Hoffmann continues to feel after effects of COVID-19 infection

Deb Moldaschel
The Sleepy Eye Herald Dispatch

If you thought COVID-19 only hits older people with tough symptoms and ongoing health issues, Sleepy Eye woman Lauren Hoffmann’s experience would prove you wrong. Hoffmann, a healthy and active 34-year-old with no underlying medical issues, tested positive for COVID-19 in mid-October and while no longer sick with the virus, continues to suffer with a variety of after effects. 

After a bout with COVID-19 in October, Lauren Hoffmann is still experiencing a number of lingering symptoms.

Hoffmann is unsure how she contracted COVID-19. “I was not in contact with anyone positive with COVID—that I know of,” she said, “but my tracings would lead to grocery store/Walmart, sand volleyball, or work.” (Hoffmann works as a mental health counselor, placed in an elementary school through a school-linked program.)

Asked how she found out she had COVID-19, Hoffmann said she woke up in the middle of the night with a fever that broke by the evening and did not return.  

Hoffmann was able to get in with the doctor that day . . . was tested late in the afternoon, and received her positive results later that evening [Oct. 13].

“My symptoms hit hard, but in waves,” said Hoffmann. “I started with the fever, which lasted not even a day. Then I was hit with bad stomach pains, throughout the day, on and off for a few days. Next was losing my taste and smell for five to six days, followed by a random, not consistent, rough dry cough for the last two to three days. During my entire contagious period, I was exhausted and worn down, with a random, on and off, slight sore throat and random headaches.”

Hoffmann said while she was quarantined, due to testing positive, she was able to receive her employers’s COVID pay, which had been offered since last spring. But she said she has mostly been able to continue working.  

“I have been blessed and able to work, whether it be in person or via telehealth,” she said. 

Hoffmann said her family members had to quarantine much longer than she did.

“My significant other and our son also had to quarantine, but due to me not being able to completely isolate, they had to quarantine an extra 14 days from my 10th day of being contagious — about 24 days total,” she said. “We did test our son at the end of the first week of me testing positive, as he did have a cold the week before, but he did test negative. Both my significant other and our son displayed some minor symptoms, but did not get tested as they had already been quarantined that extended time. We preferred to not put our 2 1/2-year-old through the testing again.”

Now, nearly two months after recovering from the COVID-19 infection, Hoffmann continues to struggle with health issues and stamina.

“I am still very exhausted, 24/7, no matter the activity I am doing, or not doing, Hoffmann said. “I feel very tired by the end of the day and have been finding myself going to bed earlier than normal most days—in fact the yawns start by 7 p.m.”   

“I have been struggling with my breathing, by experiencing shortness of breath, a dust/burning taste in my throat, at times hard to catch my breath, and a heavier pressure feel to my lungs,” Hoffmann continued. “I am currently in the process of working with my doctor to see if these symptoms are short- or long-term.  So far my lungs sounds normal and look good from an X-ray.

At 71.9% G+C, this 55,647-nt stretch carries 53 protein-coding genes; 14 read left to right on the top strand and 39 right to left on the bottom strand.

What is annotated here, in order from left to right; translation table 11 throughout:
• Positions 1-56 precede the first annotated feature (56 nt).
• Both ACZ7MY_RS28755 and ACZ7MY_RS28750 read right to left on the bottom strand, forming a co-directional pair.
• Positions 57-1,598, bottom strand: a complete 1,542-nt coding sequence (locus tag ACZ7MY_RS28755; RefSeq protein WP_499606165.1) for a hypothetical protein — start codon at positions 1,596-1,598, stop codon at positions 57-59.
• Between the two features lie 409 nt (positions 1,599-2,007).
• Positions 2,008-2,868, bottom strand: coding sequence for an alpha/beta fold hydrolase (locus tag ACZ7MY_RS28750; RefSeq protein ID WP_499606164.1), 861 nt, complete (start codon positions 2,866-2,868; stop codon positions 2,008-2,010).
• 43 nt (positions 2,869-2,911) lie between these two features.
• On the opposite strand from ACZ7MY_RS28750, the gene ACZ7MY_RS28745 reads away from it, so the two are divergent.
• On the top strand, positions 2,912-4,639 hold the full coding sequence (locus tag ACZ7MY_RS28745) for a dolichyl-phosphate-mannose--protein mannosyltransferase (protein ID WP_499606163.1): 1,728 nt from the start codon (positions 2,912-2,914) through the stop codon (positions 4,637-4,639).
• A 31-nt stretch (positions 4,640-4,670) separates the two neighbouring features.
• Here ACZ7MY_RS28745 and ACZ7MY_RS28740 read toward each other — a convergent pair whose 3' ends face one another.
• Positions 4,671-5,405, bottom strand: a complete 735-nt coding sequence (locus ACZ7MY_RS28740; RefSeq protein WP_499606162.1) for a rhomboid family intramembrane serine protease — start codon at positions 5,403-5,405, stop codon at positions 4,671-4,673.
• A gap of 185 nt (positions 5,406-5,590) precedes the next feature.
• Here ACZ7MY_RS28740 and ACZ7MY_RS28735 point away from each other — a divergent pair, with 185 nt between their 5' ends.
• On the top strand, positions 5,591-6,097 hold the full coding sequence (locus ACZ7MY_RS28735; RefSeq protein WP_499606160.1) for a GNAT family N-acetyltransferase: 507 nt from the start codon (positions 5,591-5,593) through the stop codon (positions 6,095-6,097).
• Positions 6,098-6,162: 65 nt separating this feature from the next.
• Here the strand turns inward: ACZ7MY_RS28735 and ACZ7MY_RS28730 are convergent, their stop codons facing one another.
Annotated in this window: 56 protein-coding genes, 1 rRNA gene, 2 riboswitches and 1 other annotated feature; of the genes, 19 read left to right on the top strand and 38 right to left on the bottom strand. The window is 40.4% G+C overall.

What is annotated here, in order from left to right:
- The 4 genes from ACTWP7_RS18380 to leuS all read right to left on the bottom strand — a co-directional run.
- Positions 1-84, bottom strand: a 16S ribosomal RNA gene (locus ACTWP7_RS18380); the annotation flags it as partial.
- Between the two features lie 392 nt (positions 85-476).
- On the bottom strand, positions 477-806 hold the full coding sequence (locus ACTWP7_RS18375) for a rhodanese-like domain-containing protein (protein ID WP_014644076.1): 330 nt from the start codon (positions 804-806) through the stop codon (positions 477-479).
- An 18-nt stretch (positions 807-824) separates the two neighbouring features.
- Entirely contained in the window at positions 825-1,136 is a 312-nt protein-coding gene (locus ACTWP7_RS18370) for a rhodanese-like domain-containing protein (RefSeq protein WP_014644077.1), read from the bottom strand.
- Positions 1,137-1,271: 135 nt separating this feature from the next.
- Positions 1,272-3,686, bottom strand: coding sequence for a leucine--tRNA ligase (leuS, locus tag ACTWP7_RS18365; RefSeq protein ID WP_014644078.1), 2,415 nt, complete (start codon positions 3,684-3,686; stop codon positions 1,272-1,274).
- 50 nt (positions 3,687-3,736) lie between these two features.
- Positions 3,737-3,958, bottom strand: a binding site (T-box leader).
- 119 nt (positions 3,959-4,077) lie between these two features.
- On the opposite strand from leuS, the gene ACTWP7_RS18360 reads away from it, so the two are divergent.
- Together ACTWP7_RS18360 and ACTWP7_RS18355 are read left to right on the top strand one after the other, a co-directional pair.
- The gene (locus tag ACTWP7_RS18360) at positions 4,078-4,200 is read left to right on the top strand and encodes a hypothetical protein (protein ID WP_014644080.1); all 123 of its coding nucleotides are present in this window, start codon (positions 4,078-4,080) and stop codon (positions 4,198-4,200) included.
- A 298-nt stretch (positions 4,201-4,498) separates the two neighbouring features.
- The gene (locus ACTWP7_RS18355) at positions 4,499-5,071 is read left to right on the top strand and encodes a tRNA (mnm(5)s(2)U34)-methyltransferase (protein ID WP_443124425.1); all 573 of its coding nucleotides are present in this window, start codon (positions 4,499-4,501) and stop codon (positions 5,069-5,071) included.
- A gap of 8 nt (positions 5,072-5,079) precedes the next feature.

“After noticing my respiratory test ‘aged me’ to be 20 years older than I am, I will be moving forward with seeing a pulmonary specialist next week.   

“I did lose hearing in my right ear on the 14th day after testing positive for COVID-19. After a few doctor visits and different medications tried—for what looked to be fluid in my ear—I was referred to an ENT who confirmed there was not fluid in the ear. After my hearing test showed I seem to have currently lost over half the percent of my hearing, I had an MRI to rule out an Acoustic Neuroma (Vestibular Schwannoma). With the MRI results showing no growth, it was ruled to be sudden hearing loss due to a viral infection.”

Hoffmann said there isn't anything to do for recovery and will have her hearing retested in sic months. Hoffmann learned they can often inject steroids to help aid the healing of the hearing nerve, but she missed the three to four week window, as anything after that timeframe is too far gone. 

“I’ve heard of only two other people in the area that lost their hearing after testing positive for COVID-19, but have been finding articles stating research is starting to find more cases of hearing loss in one ear as an after effect,” Hoffmann said. 

Asked if she had any advice, Hoffmann said she believes it is our attitude at the beginning of a difficult task which, more than anything else, will affect its successful outcome.  

“COVID has proved that everything around us is so temporary and this pandemic is unprecedented for us, but it gives us the opportunity to practice resilience and learn from the kids what true resilience looks like,” Hoffmann said. “I’d ask people to have a little empathy for others who have been affected or lost someone. Please stop being insensitive and making the hundreds of thousands of lives lost seem so insignificant, because they are so significant to many. Stop politicizing COVID, stop saying it is a hoax, and please stop saying it is just like the flu, as for some it is far from the flu.”     

“Be safe, be smart, wash hands and sanitize, and mask up to help our healthcare systems out by slowing the spread.”